Watching the crews from
Manson and Mowat build the new Manette Bridge is like a kind of
As someone naive yet fascinated by by such a mammoth project,
each day brings its share of surprises. What will spring up
We’re now about two months into the $57.8 million project and
the piers are taking shape. The 12-foot wide cylinders are mostly
filled with giant purple rebar cages (see photos) and crews are
pouring concrete into them. The cylinder is plunged deep into the
ground underneath the Port Washington Narrows.
On the pier closest to the downtown Bremerton waterfront, a
complete concrete base appears to be poured, as you can also
Most days, spectators frequent the 80-year-old Manette Bridge’s
skinny rickety walkway, wide-eyed like me to watch a construction
company perform what seems like a Herculean feat.
Keep it coming crews!
The Washington Traffic Safety Commission came out with its
annual press release this week touting how great the state is about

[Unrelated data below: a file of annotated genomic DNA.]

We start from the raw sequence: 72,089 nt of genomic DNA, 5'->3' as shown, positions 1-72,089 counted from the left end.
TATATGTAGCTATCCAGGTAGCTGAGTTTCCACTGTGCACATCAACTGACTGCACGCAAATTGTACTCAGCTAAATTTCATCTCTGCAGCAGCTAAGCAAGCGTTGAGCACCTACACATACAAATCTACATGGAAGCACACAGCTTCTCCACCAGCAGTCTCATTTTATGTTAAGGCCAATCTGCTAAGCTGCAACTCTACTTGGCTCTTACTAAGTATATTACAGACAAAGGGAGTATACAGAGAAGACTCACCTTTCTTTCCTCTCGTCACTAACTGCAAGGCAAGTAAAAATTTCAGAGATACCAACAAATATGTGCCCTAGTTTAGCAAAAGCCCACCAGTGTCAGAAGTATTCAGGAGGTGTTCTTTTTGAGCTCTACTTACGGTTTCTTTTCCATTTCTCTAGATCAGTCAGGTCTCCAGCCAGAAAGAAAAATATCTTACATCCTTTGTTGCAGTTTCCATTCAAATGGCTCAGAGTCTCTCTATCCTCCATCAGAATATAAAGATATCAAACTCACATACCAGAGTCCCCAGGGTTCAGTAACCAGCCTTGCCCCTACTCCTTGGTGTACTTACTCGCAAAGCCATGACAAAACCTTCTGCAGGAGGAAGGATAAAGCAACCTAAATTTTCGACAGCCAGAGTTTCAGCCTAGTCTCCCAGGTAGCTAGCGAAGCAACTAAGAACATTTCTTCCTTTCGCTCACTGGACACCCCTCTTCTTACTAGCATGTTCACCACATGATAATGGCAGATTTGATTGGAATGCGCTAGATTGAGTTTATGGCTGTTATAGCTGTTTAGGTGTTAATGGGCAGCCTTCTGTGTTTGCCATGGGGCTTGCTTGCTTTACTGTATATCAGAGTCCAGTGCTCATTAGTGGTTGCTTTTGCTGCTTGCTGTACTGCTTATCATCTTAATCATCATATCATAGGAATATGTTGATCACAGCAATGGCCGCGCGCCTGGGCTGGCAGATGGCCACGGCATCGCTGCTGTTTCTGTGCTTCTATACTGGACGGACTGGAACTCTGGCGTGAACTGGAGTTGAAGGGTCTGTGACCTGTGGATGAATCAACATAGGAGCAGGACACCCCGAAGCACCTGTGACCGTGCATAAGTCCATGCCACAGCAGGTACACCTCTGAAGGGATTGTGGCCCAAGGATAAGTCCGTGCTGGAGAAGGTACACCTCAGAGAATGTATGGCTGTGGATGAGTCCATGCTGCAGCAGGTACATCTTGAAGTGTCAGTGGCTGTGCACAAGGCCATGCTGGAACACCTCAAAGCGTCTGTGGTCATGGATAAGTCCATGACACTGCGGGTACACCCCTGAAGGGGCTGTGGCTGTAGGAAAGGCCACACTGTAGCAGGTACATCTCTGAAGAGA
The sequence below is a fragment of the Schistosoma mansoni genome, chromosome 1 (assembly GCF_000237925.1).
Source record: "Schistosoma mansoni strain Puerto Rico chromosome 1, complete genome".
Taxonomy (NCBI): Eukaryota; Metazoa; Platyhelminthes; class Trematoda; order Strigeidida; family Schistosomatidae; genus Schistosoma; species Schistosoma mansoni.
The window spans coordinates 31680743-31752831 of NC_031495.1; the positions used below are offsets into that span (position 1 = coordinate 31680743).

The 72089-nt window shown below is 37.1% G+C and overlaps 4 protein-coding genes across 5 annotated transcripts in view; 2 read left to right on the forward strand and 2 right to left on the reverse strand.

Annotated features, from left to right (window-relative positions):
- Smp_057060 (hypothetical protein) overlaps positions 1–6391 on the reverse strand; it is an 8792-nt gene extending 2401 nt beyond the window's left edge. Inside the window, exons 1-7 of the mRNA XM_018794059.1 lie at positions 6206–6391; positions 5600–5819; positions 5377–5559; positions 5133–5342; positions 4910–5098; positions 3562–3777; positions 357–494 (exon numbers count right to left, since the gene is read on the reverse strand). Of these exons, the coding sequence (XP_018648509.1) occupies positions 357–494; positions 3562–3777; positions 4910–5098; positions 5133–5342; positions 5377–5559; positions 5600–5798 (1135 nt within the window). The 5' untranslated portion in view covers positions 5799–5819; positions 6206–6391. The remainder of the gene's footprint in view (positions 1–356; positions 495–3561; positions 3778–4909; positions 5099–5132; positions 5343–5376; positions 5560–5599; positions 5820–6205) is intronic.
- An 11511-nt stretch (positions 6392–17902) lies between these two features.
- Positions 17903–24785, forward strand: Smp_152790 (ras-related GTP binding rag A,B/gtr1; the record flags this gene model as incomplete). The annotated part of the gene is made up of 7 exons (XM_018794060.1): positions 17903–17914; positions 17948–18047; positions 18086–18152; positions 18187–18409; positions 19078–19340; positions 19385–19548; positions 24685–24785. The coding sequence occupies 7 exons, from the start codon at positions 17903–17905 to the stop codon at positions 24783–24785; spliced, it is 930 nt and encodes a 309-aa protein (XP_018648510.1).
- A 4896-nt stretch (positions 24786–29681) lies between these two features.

wearing seat belts. It was fourth in the nation this year at 97.6
percent, behind Michigan (98), Hawaii and Oregon. The nationwide
average is 84 percent.
What intrigues me is who the 2.3 percent still holding out
Unlike we old people, who had to learn new tricks, anybody
under, say, 45 years old has no excuse whatsoever. They’ve been in
seat belts since the day they were born. Actually before they were
born. It’s about as automatic as breathing. It was tougher on us
oldsters, whose first cars didn’t even come with seat belts, which
become mandatory until 1966.
Who are these 2.3 percent? Lazy? Drunk? Authority protesters?
Then they need seat belts more than normal people.
Two percent doesn’tt sound like much, but Washington State
Patrol Chief John Batiste said troopers still write about 47,000
tickets a year for not buckling up.
“It appears that enforcement is the only way to win their
compliance, and we will not hesitate to use that tool,” he
Fine by me. If it’s too much work for them, hit ‘em with a $142
The Washington rate continues to improve, but it gets
increasingly difficult the closer you get to 100 percent. It
improved 1.2 percent from 2009, meaning one-third of those who
hadn’t been buckling up decided to start.